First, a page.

Low Voltage Outdoor Transformer Current Draw

The missus wants outdoor lighting, with a number of fairly bright spots on the house, so I'm looking into doing this. I'd be adding a new outdoor outlet to an existing 15 amp circuit for the power source. I'd like to know how much of a transformer this circuit can handle. For example, can I put in a 600W transformer and load it up with lights?
Sorry if this is a repeat question. I surfed the old posts a bit but ended up confused!
Thanks! Tom in PA
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What is on the circuit now? 600 watts at 120v could be a problem.
A 600 watt transformer at 12v or 120v?
I suggest you go to the store and read some boxes for a few minutes.
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Watts are Watts are Watts.
A 15A circuit fully loaded is about 1800 watts. 80% loaded (which is a good safety threshold) is 1440 watts. Doesn't matter if those watts are at 120V or 12V, they're watts.
(it's AMPS that depend on the voltage, eg. 600W of lighting at 12V is 50A, which would require some pretty hefty wire).
-Tim
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If the OP's transformer is like mine then the secondary is split into 2 outputs. Maybe the OP has 3? My Malibu transformer is sold as 500W unit which is referring to the 12V output. The label on my transformer says INPUT: 3.5A max @ 120VAC which would calculate to be 420 Watts. The OUTPUT is labeled: 500W total @ 12V, BUT it is really two 250W outputs or about 20.8A each output. If the OP has 3 equal outputs of 200 Watts each then that would be 16.6 amps each which would be reasonable for the 12ga low voltage wire they sell. Kevin
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amps
Thats a good one, good for more watts out than the input wattage. The trasnformer could not be more than about 90% efficiant so 380 watts should be about the maximum output of the transfromer.
The 120 volt circuit should be good to power atleast 2 of the transformers if that is the only load on them. If there is some other load but not much he should still be ok with it.
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Just guessing but It may be that the stated output wattage is based on the advertised wattage of the intended low voltage bulbs, which may or may not be what they say, AND maybe with the cable voltage drop factored in, rather than the actual transformer secondary wattage. The word 'nominal' is printed somewhere on the label so that means it could be anything.... They give examples on the label: Use ten 25W bulbs on each output etc. I know if you don't have enough cable, 10'+ to the first connection, then the bulb will burn out fast. Also if I am not about 50% loaded the bulbs burn out fast, like in 2 or 3 weeks. As one bulb blows it makes things worse for the rest and they blow faster etc. I didn't mention that my box has a 125V timer motor that I assume is added in as part of the input current but not the output current. That would make things a little bit worse as far as the actual input/output wattage comparison is concerned. Kevin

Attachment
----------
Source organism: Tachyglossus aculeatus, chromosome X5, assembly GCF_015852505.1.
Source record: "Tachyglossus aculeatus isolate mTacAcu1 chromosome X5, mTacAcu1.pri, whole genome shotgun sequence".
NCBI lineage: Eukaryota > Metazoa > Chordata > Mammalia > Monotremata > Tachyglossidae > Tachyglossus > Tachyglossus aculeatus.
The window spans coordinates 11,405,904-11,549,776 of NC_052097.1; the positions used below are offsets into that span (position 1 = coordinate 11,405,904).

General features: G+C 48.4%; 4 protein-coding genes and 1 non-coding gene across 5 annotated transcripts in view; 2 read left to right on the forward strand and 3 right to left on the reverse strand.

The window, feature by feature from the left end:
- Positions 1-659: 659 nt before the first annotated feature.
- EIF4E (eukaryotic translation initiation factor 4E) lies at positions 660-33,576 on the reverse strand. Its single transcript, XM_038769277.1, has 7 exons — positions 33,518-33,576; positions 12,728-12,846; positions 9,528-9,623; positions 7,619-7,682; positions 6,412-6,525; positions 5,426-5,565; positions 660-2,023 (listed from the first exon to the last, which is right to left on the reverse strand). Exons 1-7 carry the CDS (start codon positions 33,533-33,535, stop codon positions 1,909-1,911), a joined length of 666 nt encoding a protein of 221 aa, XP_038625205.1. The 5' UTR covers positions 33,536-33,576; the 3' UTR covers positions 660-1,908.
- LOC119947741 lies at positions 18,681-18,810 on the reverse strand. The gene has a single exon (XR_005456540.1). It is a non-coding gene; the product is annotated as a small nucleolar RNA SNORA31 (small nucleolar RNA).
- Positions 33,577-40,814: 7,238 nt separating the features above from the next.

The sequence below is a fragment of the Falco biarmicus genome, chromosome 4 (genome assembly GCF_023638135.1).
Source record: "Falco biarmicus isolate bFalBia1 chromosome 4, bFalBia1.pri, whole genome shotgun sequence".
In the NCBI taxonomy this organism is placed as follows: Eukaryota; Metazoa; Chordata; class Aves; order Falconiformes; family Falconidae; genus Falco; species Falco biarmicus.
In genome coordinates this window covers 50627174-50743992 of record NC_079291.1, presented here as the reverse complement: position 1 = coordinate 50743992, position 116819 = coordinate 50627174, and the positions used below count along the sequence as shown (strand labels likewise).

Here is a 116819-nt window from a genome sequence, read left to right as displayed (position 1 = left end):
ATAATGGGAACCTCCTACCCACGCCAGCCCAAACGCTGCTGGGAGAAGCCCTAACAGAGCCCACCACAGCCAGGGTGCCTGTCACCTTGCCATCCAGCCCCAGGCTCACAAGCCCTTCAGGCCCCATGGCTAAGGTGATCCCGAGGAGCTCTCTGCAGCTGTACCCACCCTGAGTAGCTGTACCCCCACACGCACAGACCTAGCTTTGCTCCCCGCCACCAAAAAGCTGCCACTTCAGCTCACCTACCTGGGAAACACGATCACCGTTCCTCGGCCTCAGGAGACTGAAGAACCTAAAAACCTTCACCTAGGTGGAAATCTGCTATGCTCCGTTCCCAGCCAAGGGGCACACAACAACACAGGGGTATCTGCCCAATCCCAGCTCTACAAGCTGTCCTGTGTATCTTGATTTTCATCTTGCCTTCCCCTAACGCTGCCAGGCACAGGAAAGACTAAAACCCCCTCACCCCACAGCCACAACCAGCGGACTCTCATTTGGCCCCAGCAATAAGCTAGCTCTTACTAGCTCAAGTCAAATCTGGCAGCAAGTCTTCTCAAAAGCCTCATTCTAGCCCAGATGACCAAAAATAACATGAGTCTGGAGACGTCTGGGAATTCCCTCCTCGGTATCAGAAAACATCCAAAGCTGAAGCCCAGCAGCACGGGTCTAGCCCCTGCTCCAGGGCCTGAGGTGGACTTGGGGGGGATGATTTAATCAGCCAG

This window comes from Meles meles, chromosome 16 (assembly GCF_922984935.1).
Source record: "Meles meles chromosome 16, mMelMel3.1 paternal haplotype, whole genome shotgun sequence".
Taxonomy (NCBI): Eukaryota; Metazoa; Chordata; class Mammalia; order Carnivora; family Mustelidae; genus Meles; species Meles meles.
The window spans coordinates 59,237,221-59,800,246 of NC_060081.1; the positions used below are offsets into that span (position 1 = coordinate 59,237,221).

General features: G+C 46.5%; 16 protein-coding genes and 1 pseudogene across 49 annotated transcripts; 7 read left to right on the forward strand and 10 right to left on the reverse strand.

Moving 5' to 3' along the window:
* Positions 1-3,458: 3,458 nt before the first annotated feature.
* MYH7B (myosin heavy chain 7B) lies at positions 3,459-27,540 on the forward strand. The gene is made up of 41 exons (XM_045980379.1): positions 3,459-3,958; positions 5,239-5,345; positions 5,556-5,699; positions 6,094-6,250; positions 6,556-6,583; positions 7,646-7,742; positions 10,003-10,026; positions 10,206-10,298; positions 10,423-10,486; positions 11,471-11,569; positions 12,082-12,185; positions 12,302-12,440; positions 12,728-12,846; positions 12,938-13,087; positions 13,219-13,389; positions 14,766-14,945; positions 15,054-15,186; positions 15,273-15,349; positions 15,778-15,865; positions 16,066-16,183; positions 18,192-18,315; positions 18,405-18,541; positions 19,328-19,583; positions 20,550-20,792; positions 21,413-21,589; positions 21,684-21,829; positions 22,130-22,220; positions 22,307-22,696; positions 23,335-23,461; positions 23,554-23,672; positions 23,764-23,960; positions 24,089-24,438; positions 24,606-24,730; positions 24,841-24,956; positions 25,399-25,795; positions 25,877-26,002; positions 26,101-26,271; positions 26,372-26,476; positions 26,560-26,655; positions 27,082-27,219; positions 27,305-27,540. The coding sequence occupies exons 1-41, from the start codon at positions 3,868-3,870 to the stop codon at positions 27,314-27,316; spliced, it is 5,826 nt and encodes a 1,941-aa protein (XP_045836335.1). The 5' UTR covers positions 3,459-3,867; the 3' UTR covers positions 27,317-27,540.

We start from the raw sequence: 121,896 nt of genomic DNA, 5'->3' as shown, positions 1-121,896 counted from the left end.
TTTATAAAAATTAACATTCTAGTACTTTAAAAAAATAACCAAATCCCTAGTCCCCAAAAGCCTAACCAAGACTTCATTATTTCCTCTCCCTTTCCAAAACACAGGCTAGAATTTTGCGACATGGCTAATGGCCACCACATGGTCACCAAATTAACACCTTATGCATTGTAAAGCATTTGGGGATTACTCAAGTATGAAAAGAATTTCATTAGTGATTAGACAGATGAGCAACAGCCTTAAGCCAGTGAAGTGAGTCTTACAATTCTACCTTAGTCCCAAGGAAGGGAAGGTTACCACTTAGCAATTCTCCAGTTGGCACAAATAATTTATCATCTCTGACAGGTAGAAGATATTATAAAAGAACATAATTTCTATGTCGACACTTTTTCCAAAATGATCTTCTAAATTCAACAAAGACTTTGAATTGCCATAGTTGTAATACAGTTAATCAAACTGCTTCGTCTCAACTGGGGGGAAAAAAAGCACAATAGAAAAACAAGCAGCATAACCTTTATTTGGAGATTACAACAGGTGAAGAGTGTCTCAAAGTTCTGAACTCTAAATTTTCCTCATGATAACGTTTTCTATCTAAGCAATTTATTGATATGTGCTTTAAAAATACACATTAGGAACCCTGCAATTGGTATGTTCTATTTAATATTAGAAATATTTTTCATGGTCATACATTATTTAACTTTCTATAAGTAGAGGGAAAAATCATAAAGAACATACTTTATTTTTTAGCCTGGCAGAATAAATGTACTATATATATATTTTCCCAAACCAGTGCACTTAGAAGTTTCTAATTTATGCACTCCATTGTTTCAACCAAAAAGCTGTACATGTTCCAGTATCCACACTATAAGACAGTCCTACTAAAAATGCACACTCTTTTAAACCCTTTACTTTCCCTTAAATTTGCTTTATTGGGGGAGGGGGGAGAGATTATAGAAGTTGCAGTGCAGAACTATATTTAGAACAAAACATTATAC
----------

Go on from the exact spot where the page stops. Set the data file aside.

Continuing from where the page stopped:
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I'm the OP and this discussion is proving to be very helpful. Thanks! It looks like if I go with the 600 W transformer it will use a substantial chunk of the capacity of that 15 amp circuit. The only other non-trivial item on the circuit is a refrigerator in my garage. Do y'all think the circuit can handle 600W transformer + fridge?
Thanks again.... Tom in PA
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Without knowing the amperage of the particular fridge, my guess is that you'd be close but Ok. It is likely that other outlets are on that circuit that you are not aware of though

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Tom, you have to figure out what is on the circuit you are going to tap. If it's a 15 amp circuit, its good for about 1200 watts. See what is currently on it and add it up. If you've got a spare 600 watts, go for it

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what is the formula for figuring out Amps?
phil
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E=MC2
No wait....
;-]
Amps=volts/ohms
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Watts = Volts x Amps
Ohms don't really come into play for this situation...
-Tim
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Here is an Excel file I made to that will do the calculations. http://pages.prodigy.net/klricks/OhmsLaw.xls Kevin
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